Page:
Country of the Blind
The murder of a media mogul in his country mansion appears to be the result of him disturbing a gang of would-be thieves. The robbers are swiftly caught, but when they are unexpectedly moved to a different prison they escape. Back in Edinburgh, a young solicitor reveals to the press that one of the subjects had left a letter with her some time before the break-in which proves his innocence.
Reviewed on 2nd April 2010
While I did find this novel to be an entertaining read, it seemed a particularly odd one. As a sequel, it made the mandatory references to the previous novel but without going into more detail than was necessary (well, perhaps a little). A nice number of characters had returned, although some had a bigger and some a smaller role than I had expected, and the lives of some had moved off in directions I was not expecting.
This book is less macabre than the previous one, although it has its fair share of violence and killing, just without quite so much disgust induced. The new characters are well introduced and the plot itself sounds worryingly plausible.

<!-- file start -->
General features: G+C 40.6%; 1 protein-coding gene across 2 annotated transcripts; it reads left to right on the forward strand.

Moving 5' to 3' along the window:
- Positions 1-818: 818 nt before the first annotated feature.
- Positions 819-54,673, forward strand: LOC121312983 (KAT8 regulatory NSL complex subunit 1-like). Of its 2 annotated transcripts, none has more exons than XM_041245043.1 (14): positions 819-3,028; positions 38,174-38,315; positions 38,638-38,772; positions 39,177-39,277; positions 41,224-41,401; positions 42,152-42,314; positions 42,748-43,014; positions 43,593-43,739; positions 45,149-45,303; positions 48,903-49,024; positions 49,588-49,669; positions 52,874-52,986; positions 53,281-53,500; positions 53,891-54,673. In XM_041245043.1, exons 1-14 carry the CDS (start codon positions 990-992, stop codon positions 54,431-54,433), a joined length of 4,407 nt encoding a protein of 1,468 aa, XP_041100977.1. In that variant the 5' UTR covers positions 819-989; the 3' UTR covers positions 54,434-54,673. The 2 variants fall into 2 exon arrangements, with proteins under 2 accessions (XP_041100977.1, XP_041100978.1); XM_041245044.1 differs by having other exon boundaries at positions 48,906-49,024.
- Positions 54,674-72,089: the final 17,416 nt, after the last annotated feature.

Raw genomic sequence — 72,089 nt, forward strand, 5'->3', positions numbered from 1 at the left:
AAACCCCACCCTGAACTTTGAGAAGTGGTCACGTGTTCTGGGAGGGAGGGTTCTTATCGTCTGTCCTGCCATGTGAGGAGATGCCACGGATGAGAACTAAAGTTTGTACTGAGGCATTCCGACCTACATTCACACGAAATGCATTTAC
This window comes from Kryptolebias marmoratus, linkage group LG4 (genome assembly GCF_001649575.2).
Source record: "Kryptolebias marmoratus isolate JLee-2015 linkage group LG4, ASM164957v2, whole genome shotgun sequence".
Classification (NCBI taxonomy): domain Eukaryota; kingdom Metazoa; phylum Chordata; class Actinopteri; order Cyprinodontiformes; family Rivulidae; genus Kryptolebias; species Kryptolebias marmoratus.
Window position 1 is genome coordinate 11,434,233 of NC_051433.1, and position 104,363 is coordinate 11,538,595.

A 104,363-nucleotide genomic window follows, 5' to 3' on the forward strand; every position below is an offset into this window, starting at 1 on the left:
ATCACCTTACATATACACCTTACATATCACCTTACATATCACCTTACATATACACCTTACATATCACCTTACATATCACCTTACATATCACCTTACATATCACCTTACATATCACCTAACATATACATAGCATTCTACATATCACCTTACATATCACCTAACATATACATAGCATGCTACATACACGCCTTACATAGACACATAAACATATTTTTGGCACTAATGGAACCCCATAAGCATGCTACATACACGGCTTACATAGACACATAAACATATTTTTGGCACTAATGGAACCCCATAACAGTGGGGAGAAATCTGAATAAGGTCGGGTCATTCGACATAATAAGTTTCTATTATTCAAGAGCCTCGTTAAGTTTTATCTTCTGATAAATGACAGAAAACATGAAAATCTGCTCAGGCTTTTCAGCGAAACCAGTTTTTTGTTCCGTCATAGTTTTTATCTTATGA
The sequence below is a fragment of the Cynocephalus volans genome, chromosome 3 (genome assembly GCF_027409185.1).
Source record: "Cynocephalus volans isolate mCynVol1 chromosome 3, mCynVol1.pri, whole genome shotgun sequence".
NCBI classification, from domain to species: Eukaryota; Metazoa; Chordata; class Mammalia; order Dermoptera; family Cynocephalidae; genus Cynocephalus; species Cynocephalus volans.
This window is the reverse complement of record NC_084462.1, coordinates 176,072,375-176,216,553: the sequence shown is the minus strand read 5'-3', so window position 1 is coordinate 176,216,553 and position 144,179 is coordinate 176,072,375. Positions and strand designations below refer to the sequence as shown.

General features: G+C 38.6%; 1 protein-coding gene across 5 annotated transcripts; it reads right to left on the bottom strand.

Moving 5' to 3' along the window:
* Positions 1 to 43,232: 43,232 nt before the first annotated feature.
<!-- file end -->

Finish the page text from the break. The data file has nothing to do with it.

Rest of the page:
The story does seem a little slow to get started though - we see maybe the first third of the book through a sequence of eyes, before jumping into those of the 'suspects' for much of the second third, and it is they who explain the back story, and it is only then that the reader begins to understand what has been happening. It's a little awkward to read because for quite a long time you are left in the dark and confused, until all is revealed to you, long before the characters themselves twig.
The book picks up towards the end, I found, with the action ramping up, the plot making sense, and the characters actually doing something pro-active. It's a good read though, and although I had some early doubts I'll definitely be returned to Brookmyre's world.